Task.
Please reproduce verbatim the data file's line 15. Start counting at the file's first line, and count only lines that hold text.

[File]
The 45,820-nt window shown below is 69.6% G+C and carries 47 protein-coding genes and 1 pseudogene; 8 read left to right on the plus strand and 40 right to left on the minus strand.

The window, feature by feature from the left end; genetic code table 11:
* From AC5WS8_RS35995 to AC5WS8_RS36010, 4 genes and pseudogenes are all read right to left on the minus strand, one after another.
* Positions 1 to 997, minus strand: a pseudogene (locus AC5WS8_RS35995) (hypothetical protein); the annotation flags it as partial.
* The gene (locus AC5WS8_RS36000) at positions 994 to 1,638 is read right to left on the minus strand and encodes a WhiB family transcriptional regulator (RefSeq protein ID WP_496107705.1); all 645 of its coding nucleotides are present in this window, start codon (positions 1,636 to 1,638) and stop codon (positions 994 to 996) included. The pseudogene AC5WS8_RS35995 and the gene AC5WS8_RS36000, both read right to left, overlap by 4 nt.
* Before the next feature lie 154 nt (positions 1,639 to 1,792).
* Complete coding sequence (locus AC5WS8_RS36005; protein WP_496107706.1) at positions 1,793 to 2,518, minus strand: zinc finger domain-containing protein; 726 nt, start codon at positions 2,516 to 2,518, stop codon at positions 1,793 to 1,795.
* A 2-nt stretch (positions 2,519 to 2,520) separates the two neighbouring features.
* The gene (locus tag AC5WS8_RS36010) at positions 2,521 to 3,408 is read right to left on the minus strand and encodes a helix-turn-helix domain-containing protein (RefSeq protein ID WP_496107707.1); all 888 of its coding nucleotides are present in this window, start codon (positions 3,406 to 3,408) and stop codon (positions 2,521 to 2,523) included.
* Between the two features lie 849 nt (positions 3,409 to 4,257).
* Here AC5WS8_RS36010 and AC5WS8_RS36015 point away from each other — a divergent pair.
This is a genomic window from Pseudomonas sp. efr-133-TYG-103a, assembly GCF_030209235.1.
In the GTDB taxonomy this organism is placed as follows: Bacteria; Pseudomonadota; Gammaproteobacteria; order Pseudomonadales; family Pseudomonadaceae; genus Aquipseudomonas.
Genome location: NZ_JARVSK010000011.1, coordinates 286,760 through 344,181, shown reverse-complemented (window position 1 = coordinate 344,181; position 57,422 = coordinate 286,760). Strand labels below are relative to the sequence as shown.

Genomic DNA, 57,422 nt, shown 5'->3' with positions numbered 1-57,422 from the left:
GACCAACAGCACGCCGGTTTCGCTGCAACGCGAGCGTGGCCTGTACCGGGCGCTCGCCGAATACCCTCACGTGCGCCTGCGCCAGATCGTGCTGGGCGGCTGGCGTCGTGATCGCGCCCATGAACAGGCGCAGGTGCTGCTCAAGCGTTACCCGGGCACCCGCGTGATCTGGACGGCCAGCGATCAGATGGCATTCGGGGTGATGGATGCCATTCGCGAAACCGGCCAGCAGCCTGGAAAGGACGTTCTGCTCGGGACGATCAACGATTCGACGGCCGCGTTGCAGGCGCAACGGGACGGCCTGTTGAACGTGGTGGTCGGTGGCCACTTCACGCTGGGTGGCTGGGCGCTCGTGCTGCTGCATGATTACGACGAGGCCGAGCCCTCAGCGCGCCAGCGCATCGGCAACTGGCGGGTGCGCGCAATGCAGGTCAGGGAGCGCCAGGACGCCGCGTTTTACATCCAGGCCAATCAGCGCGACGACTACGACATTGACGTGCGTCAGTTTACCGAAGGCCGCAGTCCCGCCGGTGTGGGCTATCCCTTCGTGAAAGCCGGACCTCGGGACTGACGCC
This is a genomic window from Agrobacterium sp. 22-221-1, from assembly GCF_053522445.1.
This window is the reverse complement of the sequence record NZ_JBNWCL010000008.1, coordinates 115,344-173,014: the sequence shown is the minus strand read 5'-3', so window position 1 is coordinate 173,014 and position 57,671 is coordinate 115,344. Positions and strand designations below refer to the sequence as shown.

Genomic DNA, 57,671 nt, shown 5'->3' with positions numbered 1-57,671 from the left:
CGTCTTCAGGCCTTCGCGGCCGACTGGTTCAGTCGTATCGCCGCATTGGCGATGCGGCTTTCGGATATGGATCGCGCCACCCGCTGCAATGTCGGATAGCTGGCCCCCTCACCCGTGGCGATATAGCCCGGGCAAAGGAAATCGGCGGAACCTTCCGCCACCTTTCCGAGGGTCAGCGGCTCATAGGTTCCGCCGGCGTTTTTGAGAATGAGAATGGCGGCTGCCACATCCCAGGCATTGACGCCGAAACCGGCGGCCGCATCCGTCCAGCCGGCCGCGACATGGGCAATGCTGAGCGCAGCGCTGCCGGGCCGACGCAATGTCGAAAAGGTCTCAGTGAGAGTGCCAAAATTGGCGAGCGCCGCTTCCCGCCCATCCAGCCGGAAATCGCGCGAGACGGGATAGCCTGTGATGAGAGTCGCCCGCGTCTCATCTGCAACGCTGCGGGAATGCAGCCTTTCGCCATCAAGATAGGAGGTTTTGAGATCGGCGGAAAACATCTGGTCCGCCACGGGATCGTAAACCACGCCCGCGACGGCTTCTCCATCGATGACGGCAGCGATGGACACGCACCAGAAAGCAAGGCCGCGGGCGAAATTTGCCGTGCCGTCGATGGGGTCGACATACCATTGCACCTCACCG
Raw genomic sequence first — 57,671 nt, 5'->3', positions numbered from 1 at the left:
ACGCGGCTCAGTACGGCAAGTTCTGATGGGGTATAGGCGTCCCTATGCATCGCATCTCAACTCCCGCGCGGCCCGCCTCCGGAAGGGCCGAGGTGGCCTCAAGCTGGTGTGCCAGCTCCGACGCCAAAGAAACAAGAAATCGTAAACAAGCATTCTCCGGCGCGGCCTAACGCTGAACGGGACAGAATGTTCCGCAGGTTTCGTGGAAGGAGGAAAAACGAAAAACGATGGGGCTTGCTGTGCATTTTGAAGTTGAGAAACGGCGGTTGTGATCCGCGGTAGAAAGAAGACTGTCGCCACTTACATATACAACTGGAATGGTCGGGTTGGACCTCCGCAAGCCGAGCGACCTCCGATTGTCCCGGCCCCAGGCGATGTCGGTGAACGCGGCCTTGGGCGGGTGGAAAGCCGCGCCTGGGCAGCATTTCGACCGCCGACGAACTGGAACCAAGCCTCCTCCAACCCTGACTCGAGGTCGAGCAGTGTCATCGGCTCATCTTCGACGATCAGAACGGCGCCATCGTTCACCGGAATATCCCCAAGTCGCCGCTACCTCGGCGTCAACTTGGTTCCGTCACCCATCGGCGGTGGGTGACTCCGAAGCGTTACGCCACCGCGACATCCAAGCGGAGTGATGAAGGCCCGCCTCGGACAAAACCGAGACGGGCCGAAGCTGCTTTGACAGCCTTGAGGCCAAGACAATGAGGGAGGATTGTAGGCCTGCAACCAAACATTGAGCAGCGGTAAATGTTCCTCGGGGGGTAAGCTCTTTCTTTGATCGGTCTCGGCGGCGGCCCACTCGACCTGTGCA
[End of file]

Genomic DNA, 57,422 nt, shown 5'->3' with positions numbered 1-57,422 from the left: